May 23, 2015
May 22, 2015
May 21, 2015
Federal Communications Commission "FCC" Establishes New Healthcare Connect Fund
The Federal Communications Commission (FCC) has created a new Healthcare Connect Fund (Fund), designed to expand health care provider (HCP) access to broadband technologies and to encourage the creation of broadband health care networks. The Healthcare Connect Program (Program) will match, up to two-for-one, the cost of broadband services or facilities used for health care purposes, requiring HCPs to make a 35% contribution. The Fund will permit HCPs to purchase services or construct their own broadband infrastructure, although the FCC expects the self-construction option to be used in only limited circumstances. Funding will focus on rural areas. Non-rural providers can participate in the program as part of consortia of other HCPs. Finally, the FCC also created a Pilot Program to test whether it is technically feasible and economically reasonable to include skilled nursing facilities in the Program.
Support for Broadband Connectivity
Focus on Rural HCPs
The FCC will allow participation in the Fund by both rural and non-rural HCPs, but with limitations to ensure that rural needs are met. First, non-rural HCPs may only apply for support as part of a consortium that includes rural HCPs and may not submit individual applications. Second, non-rural HCPs may receive support only if they participate in consortia that include more than 50% of sites that are rural HCPs (the 50% level must be reached within three years of request for funding). Third, the FCC established a cap on the annual funding available to each of the largest hospitals in the program (those with 400 or more beds)—a non-rural hospital site with 400 or more beds may receive no more than $30,000 per year in support for recurring charges and no more than $70,000 in support for nonrecurring charges every five years. Non-rural HCPs can still participate in a health care broadband network outside of a consortium if they pay their undiscounted portion of network costs.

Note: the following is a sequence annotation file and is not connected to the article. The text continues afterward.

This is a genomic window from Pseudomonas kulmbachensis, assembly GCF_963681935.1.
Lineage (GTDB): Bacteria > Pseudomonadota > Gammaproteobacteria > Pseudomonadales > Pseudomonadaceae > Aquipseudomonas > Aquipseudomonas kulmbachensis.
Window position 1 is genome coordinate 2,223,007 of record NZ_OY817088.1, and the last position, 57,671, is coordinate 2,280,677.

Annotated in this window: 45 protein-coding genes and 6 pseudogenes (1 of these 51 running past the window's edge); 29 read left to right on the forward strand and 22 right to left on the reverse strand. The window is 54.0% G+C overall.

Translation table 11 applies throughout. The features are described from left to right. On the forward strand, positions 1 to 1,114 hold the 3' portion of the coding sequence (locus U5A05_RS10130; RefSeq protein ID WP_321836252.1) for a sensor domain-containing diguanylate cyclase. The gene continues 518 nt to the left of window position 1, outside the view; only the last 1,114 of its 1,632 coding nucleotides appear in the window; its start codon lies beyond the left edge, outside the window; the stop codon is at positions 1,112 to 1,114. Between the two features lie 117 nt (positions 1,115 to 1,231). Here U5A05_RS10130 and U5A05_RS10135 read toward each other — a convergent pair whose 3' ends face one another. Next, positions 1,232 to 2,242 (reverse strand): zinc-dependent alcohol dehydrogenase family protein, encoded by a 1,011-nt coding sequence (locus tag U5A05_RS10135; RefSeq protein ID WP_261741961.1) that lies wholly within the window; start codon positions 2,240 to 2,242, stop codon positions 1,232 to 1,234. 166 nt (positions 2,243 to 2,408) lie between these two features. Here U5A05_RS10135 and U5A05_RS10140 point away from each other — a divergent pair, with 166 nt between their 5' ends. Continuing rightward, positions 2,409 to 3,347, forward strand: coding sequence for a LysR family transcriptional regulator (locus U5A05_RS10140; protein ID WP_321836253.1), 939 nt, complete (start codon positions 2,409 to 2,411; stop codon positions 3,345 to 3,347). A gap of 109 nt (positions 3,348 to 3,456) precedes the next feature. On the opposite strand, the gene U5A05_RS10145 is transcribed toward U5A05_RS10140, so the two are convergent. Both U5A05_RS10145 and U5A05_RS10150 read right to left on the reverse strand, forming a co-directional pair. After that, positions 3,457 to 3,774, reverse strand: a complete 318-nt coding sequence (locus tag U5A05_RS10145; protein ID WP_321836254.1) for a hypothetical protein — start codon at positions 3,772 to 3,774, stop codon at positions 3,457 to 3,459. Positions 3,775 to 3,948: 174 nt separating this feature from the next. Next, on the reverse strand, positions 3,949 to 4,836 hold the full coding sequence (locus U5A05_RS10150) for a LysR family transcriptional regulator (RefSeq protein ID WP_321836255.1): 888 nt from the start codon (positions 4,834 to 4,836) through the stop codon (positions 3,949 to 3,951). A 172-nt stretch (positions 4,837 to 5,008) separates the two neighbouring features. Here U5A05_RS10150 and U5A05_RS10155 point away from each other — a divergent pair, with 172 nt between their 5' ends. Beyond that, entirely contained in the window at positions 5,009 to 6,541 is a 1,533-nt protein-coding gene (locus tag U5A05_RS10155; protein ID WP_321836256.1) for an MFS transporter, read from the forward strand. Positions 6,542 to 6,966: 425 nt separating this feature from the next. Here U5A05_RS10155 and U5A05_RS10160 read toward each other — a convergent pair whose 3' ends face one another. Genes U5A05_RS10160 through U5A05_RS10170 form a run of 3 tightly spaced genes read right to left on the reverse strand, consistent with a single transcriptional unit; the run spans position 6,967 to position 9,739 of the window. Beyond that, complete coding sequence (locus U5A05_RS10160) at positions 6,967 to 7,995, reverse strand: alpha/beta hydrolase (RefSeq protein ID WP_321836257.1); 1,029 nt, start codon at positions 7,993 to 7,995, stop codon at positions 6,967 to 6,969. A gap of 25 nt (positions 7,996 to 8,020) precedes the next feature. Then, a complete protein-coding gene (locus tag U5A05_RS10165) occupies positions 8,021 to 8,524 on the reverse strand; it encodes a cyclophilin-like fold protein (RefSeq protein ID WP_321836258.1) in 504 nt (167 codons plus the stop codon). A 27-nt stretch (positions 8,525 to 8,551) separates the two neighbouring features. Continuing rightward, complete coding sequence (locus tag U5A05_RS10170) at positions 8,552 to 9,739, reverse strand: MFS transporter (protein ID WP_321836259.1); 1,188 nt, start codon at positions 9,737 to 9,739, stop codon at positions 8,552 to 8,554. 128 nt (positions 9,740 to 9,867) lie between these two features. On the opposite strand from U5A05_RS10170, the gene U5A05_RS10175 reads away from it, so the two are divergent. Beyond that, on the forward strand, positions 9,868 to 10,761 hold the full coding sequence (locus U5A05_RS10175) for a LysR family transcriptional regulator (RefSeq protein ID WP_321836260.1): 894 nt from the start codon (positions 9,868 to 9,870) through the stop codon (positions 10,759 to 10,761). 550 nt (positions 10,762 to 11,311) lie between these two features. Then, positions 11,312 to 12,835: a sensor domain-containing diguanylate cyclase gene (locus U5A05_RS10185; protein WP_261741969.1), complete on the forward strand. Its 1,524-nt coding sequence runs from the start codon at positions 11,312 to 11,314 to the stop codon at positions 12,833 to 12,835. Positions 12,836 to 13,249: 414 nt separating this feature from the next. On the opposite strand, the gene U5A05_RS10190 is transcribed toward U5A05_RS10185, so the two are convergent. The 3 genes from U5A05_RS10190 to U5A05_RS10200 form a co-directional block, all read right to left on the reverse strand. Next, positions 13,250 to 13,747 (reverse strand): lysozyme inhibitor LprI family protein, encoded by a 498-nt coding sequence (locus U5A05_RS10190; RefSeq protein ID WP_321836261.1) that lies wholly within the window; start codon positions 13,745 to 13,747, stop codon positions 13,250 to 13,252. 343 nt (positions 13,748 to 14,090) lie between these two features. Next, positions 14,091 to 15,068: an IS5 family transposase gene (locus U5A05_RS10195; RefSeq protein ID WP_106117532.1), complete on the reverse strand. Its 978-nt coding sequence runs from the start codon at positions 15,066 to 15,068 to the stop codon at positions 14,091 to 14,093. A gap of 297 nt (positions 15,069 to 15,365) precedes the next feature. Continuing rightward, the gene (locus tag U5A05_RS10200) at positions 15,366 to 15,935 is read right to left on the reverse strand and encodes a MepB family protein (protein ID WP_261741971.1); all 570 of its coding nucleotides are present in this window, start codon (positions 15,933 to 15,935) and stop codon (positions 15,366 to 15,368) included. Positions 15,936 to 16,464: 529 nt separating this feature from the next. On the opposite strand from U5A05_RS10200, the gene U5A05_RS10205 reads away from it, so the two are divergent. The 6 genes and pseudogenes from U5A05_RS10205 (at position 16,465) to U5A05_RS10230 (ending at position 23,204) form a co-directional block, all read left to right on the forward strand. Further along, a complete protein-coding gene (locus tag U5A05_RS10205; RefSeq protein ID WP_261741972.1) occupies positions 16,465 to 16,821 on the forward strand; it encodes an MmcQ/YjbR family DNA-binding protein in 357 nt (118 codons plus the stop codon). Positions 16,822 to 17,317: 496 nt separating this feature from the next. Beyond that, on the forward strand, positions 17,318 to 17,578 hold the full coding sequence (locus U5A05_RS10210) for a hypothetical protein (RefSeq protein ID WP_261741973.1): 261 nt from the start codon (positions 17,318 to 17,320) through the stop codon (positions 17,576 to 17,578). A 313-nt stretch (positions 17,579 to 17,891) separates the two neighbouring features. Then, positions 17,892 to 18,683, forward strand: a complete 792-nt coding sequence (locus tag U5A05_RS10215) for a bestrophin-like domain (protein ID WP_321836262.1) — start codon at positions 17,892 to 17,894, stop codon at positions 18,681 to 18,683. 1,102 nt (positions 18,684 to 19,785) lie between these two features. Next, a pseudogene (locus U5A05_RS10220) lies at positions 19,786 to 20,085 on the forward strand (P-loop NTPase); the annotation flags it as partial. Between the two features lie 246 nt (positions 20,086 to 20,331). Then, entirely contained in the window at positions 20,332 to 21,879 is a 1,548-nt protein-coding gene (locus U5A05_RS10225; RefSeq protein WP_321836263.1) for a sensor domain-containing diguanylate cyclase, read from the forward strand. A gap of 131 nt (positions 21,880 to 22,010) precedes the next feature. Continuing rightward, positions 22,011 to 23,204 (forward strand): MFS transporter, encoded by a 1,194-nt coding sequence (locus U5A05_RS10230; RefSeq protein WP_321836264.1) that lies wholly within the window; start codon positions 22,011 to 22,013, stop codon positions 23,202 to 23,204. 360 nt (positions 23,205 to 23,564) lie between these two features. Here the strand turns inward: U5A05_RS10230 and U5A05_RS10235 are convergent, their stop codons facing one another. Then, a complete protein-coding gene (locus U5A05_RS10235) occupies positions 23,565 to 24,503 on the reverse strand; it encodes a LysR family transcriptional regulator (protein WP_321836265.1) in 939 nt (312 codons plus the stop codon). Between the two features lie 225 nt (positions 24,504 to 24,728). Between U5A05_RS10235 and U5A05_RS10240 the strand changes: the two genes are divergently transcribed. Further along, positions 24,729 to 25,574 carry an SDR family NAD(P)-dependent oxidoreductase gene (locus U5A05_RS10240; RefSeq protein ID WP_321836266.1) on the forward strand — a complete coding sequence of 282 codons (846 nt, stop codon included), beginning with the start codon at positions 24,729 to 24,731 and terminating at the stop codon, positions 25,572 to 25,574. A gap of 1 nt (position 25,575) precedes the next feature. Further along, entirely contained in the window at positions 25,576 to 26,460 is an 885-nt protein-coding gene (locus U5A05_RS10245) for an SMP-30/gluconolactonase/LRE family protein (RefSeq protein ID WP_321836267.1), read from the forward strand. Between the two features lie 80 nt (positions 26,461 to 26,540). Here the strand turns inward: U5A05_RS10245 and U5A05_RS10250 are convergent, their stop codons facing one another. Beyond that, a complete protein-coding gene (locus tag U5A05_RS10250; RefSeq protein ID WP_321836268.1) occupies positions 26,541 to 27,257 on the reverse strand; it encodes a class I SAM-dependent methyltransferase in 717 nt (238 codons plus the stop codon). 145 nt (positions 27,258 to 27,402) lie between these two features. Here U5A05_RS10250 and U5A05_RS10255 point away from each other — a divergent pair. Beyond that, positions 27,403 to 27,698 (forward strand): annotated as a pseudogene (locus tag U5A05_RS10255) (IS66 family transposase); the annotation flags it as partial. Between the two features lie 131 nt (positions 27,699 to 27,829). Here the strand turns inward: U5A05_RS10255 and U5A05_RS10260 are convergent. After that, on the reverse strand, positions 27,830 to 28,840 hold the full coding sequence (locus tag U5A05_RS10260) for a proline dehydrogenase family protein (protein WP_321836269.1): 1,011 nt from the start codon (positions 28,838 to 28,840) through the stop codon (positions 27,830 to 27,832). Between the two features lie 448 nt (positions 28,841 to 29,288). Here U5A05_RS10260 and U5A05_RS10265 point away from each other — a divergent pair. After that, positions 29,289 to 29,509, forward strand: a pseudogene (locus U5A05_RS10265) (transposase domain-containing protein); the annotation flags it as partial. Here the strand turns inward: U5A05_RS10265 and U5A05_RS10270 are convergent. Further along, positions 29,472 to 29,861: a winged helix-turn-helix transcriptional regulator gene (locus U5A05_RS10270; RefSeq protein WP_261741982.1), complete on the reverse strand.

Payments for Infrastructure and Services
Funding will be available for services and construction, although the self-construction option may be used only where it is absolutely necessary to enable the HCP to obtain the needed broadband connectivity. Consortia interested in self-construction must solicit bids both for services and construction. The same 35% contribution will apply to both services and construction. There will be a $150 million cap on the annual funds that can be allocated to up-front, non-recurring costs, including HCP-owned infrastructure. Non-recurring costs that exceed an average of $50,000 per HCP in a consortium must be prorated over a minimum three-year period.